Protection of American businesses and workers has been put on hold because the Trump administration sees trade concessions as a way to influence Chinese leaders on North Korea issues.
On Monday, President Donald Trump signed an executive memorandum authorizing Robert Lighthizer, the U.S. trade representative, to determine whether there should be an investigation of China’s intellectual property practices.
An investigation into the need for an investigation?
As The New York Times put it, “President Trump is planning to jab, not punch, China.” The influential Washington-insider Nelson Report politely termed the move “an interesting straddle.”
From a trade point of view alone, Trump’s action, despite his calling it “a very big move,” looks exceedingly weak, especially in comparison to the course of action he had charted at the beginning of this month. Then, the president was set to announce on Friday, August 4, a formal investigation of Chinese practices pursuant to Section 301 of the Trade Act of 1974.
Section 301 generally permits the president to impose extraordinary remedies—additional tariffs and other forms of relief—for practices constituting barriers to American goods and services.
But the announcement was not made because, as Politico reported, the preceding afternoon U.N. and the State Department officials prevailed on the administration to postpone the long-awaited investigation in order to obtain Beijing’s approval for Security Council sanctions against North Korea.
Beijing on Saturday, the 5th, did not veto what became Resolution 2371, the seventh set of U.N. sanctions on North Korea.
So far, Trump’s strategy has not worked particularly well. For all of the intensive efforts of the administration since the early-April meeting in Mar-a-Lago between Trump and Chinese President Xi Jinping, Trump can only point to the watered-down Resolution 2371 as a tangible accomplishment.
That resolution, although the strictest yet, has no chance of stopping missile-happy Kim Jong Un, the North Korean leader, from continuing to develop nuclear weapons and the ballistic missiles to deliver them.
And to obtain China’s assent to Resolution 2371, Trump gave up the 301 investigation—and much more.
The Commerce Department, for instance, has not released two reports on whether the U.S. should restrict steel and aluminum imports for reasons of national security. The reports, to be issued pursuant to Section 232 of the Trade Expansion Act of 1962, had been expected by the end of June. Moreover, a third report, on the sources of America’s bilateral trade deficits, also has yet to see the light of day, even though observers had thought it would be released more than a month ago.
Trump’s proposed informal investigation now is superfluous. American companies and trade associations have bitterly complained about Beijing’s intellectual property practices, so much so that robust action against China now enjoys strong bipartisan support in Washington.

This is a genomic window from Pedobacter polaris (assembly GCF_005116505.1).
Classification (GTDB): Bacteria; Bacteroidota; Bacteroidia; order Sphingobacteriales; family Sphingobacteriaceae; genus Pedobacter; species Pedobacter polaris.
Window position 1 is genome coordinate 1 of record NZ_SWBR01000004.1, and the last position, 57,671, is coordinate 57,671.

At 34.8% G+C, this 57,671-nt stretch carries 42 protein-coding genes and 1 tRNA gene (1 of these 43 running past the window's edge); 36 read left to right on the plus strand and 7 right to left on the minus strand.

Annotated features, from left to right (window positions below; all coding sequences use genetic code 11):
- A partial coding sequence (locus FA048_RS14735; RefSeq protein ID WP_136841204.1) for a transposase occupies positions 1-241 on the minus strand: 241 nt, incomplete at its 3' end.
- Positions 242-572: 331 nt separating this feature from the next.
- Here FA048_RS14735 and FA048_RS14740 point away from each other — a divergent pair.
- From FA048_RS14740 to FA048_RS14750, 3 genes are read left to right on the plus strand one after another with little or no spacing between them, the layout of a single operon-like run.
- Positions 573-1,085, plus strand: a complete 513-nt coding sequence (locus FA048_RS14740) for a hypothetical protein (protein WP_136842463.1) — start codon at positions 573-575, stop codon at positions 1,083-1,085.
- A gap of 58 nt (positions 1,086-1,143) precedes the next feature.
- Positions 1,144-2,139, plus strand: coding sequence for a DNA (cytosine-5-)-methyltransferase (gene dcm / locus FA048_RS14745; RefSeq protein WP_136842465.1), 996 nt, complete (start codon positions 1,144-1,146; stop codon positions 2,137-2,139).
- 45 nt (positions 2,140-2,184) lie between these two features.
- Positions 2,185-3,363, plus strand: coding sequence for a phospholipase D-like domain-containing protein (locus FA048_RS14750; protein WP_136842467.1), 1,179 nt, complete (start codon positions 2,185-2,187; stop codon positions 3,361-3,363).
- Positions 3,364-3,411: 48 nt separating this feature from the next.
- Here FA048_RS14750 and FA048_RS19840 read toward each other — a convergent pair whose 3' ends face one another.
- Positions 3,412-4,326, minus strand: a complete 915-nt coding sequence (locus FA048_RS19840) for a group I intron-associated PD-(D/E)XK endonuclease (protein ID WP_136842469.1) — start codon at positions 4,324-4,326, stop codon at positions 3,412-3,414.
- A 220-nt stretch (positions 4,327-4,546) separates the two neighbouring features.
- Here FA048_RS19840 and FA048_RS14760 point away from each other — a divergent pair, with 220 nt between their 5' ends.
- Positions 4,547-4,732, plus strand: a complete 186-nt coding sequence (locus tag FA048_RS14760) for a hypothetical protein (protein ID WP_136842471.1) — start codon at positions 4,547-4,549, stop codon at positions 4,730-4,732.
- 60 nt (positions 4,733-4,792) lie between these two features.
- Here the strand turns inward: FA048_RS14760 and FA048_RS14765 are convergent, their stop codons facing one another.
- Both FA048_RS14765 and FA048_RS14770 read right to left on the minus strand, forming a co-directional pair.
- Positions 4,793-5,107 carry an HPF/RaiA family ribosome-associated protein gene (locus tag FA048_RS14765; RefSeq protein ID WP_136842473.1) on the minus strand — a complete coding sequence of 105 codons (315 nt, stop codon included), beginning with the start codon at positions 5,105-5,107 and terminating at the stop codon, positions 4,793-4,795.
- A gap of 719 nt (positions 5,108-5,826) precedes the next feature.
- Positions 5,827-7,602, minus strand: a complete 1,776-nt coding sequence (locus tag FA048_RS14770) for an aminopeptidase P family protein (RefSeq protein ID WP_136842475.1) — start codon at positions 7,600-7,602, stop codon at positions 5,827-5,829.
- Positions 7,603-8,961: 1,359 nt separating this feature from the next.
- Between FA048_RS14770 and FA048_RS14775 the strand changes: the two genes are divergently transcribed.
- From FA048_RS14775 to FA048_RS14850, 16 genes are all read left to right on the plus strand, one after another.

Beijing leaders, over the course of decades, have seized intellectual property from foreign companies, by both outright thievery and predatory rules, what trade expert Alan Tonelson in comments to The Daily Beast called “intensified techno-nationalist restrictions.”
A favorite Chinese tactic of dubious legality is requiring American companies to joint venture with Chinese enterprises and thereby surrender intellectual property as a price for market entry. A new stratagem is to take intellectual property by requiring foreign companies to comply with tech-sharing rules embedded in national security statutes and regulations.
If there is any such thing as a hardened trade criminal, it is the Chinese state.
The Trump administration, unfortunately, will have to think of more drastic measures.
For example, the American president can order an expedited 301 investigation and impose penalties, something that would enrage Chinese leaders but would also convince them that Trump, unlike his predecessors, is not afraid of them, that he knows he has leverage over China and is willing to use it.
Everyone says China will never abandon North Korea, and that’s true if Washington does not change the incentives on the Chinese state. Trump, with the weak measures like the one he just took, is certainly not giving Beijing a reason to act responsibly.
Instead, Trump needs to tell Xi Jinping that he knows China has leverage over North Korea and that he, Trump, knows he has leverage over Xi.
And now is the perfect time for Trump to act “bigly.” Xi Jinping is heading into the Communist Party’s 19th Congress, which will be scheduled for sometime this fall. At this once-a-half-decade event, the Chinese leader is especially vulnerable, in part because of the fragile economy. Xi will surely be blamed by his many adversaries if Trump, for any reason, sinks China with trade actions.
Trump, with the half-hearted trade action today, is just love tapping Xi. He’s not even throwing a jab or a punch when what the American president needs to do is convince his Chinese counterpart that he is willing to go all the way and land a knockout blow.